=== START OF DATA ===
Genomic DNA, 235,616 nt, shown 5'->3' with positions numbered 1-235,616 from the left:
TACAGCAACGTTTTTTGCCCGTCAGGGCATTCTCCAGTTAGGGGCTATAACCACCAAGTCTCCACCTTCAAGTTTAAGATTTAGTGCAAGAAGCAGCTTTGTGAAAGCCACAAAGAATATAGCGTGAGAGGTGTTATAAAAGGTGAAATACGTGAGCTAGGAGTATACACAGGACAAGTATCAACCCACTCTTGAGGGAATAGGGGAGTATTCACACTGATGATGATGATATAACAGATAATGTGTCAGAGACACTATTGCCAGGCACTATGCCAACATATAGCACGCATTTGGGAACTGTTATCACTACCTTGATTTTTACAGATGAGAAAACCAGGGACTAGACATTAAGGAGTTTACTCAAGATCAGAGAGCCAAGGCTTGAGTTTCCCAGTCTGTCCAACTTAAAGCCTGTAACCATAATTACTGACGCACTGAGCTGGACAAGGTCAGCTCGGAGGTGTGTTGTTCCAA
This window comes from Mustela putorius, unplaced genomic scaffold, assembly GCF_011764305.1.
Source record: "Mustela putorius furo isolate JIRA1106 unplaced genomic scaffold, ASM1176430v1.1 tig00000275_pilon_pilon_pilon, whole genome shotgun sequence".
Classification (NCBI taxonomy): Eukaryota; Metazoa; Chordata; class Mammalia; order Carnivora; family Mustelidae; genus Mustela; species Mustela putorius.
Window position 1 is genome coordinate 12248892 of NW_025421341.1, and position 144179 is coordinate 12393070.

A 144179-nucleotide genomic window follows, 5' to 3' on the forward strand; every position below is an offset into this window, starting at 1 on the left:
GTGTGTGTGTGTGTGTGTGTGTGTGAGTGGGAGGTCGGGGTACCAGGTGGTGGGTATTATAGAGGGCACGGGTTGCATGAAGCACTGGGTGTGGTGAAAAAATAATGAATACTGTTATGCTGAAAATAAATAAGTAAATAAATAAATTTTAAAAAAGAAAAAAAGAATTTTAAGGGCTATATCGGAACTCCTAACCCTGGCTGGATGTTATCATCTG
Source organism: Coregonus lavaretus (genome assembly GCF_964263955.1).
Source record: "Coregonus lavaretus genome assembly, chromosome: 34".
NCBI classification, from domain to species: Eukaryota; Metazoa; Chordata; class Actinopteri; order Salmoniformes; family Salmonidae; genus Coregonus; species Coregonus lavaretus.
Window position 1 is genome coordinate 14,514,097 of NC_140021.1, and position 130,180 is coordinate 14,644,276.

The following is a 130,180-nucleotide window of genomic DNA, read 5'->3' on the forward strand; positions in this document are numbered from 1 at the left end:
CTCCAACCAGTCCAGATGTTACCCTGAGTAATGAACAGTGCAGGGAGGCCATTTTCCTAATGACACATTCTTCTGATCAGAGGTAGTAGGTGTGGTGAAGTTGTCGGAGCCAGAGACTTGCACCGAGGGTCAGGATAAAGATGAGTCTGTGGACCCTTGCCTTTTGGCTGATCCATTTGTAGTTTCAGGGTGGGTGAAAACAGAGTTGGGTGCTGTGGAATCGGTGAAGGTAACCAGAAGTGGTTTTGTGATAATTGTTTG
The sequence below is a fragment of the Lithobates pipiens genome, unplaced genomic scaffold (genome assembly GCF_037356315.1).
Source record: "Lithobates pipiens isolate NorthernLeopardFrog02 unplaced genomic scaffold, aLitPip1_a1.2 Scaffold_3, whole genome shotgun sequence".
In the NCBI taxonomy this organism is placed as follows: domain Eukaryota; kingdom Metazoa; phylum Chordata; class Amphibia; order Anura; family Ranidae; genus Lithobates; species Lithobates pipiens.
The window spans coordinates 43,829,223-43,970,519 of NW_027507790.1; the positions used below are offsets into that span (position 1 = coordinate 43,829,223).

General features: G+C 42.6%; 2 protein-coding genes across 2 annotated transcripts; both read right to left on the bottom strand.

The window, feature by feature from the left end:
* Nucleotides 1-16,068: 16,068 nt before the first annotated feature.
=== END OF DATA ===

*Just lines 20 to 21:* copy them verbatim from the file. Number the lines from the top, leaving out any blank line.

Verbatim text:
The window, feature by feature from the left end:
* Nucleotides 1-16,068: 16,068 nt before the first annotated feature.